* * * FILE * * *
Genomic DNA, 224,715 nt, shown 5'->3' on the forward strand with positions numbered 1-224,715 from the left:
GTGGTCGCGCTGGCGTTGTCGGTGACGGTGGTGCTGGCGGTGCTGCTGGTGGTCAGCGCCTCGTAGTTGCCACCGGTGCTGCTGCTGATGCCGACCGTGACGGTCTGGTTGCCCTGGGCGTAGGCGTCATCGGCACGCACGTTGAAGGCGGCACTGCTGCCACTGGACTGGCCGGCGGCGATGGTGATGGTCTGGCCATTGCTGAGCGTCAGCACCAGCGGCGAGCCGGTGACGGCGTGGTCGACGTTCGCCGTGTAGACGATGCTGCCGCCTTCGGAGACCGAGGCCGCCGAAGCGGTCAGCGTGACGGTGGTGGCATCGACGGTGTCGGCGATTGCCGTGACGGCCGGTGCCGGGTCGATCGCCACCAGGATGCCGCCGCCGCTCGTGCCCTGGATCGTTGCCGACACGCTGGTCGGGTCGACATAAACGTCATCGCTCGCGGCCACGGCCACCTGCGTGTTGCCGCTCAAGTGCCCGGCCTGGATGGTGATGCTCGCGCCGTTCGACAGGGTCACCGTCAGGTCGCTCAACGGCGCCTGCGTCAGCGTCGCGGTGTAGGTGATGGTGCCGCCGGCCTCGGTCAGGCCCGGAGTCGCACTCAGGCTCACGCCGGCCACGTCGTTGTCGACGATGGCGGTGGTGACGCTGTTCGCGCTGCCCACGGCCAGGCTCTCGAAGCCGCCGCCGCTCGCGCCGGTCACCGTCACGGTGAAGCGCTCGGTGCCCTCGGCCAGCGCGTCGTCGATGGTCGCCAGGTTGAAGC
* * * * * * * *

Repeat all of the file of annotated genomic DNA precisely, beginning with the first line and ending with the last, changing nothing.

Genomic DNA, 224,715 nt, shown 5'->3' on the forward strand with positions numbered 1-224,715 from the left:
GTGGTCGCGCTGGCGTTGTCGGTGACGGTGGTGCTGGCGGTGCTGCTGGTGGTCAGCGCCTCGTAGTTGCCACCGGTGCTGCTGCTGATGCCGACCGTGACGGTCTGGTTGCCCTGGGCGTAGGCGTCATCGGCACGCACGTTGAAGGCGGCACTGCTGCCACTGGACTGGCCGGCGGCGATGGTGATGGTCTGGCCATTGCTGAGCGTCAGCACCAGCGGCGAGCCGGTGACGGCGTGGTCGACGTTCGCCGTGTAGACGATGCTGCCGCCTTCGGAGACCGAGGCCGCCGAAGCGGTCAGCGTGACGGTGGTGGCATCGACGGTGTCGGCGATTGCCGTGACGGCCGGTGCCGGGTCGATCGCCACCAGGATGCCGCCGCCGCTCGTGCCCTGGATCGTTGCCGACACGCTGGTCGGGTCGACATAAACGTCATCGCTCGCGGCCACGGCCACCTGCGTGTTGCCGCTCAAGTGCCCGGCCTGGATGGTGATGCTCGCGCCGTTCGACAGGGTCACCGTCAGGTCGCTCAACGGCGCCTGCGTCAGCGTCGCGGTGTAGGTGATGGTGCCGCCGGCCTCGGTCAGGCCCGGAGTCGCACTCAGGCTCACGCCGGCCACGTCGTTGTCGACGATGGCGGTGGTGACGCTGTTCGCGCTGCCCACGGCCAGGCTCTCGAAGCCGCCGCCGCTCGCGCCGGTCACCGTCACGGTGAAGCGCTCGGTGCCCTCGGCCAGCGCGTCGTCGATGGTCGCCAGGTTGAAGC